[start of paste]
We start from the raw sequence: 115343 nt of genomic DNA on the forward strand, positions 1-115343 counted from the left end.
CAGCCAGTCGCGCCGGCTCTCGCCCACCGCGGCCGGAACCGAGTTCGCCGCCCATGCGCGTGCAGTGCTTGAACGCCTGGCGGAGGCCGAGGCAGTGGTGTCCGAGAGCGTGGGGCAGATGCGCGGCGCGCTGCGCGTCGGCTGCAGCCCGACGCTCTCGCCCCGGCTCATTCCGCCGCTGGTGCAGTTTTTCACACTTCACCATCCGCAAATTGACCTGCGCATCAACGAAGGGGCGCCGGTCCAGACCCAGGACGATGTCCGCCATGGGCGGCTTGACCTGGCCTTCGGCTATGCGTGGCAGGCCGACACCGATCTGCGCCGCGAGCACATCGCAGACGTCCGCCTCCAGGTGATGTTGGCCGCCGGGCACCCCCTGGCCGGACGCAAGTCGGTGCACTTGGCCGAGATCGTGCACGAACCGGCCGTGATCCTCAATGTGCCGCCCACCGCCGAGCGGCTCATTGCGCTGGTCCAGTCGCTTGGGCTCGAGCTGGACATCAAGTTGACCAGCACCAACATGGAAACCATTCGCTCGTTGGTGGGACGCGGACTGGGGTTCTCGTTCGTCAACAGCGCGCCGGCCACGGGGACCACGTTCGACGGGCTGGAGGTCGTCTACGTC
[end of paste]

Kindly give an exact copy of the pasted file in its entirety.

We start from the raw sequence: 115343 nt of genomic DNA on the forward strand, positions 1-115343 counted from the left end.
CAGCCAGTCGCGCCGGCTCTCGCCCACCGCGGCCGGAACCGAGTTCGCCGCCCATGCGCGTGCAGTGCTTGAACGCCTGGCGGAGGCCGAGGCAGTGGTGTCCGAGAGCGTGGGGCAGATGCGCGGCGCGCTGCGCGTCGGCTGCAGCCCGACGCTCTCGCCCCGGCTCATTCCGCCGCTGGTGCAGTTTTTCACACTTCACCATCCGCAAATTGACCTGCGCATCAACGAAGGGGCGCCGGTCCAGACCCAGGACGATGTCCGCCATGGGCGGCTTGACCTGGCCTTCGGCTATGCGTGGCAGGCCGACACCGATCTGCGCCGCGAGCACATCGCAGACGTCCGCCTCCAGGTGATGTTGGCCGCCGGGCACCCCCTGGCCGGACGCAAGTCGGTGCACTTGGCCGAGATCGTGCACGAACCGGCCGTGATCCTCAATGTGCCGCCCACCGCCGAGCGGCTCATTGCGCTGGTCCAGTCGCTTGGGCTCGAGCTGGACATCAAGTTGACCAGCACCAACATGGAAACCATTCGCTCGTTGGTGGGACGCGGACTGGGGTTCTCGTTCGTCAACAGCGCGCCGGCCACGGGGACCACGTTCGACGGGCTGGAGGTCGTCTACGTC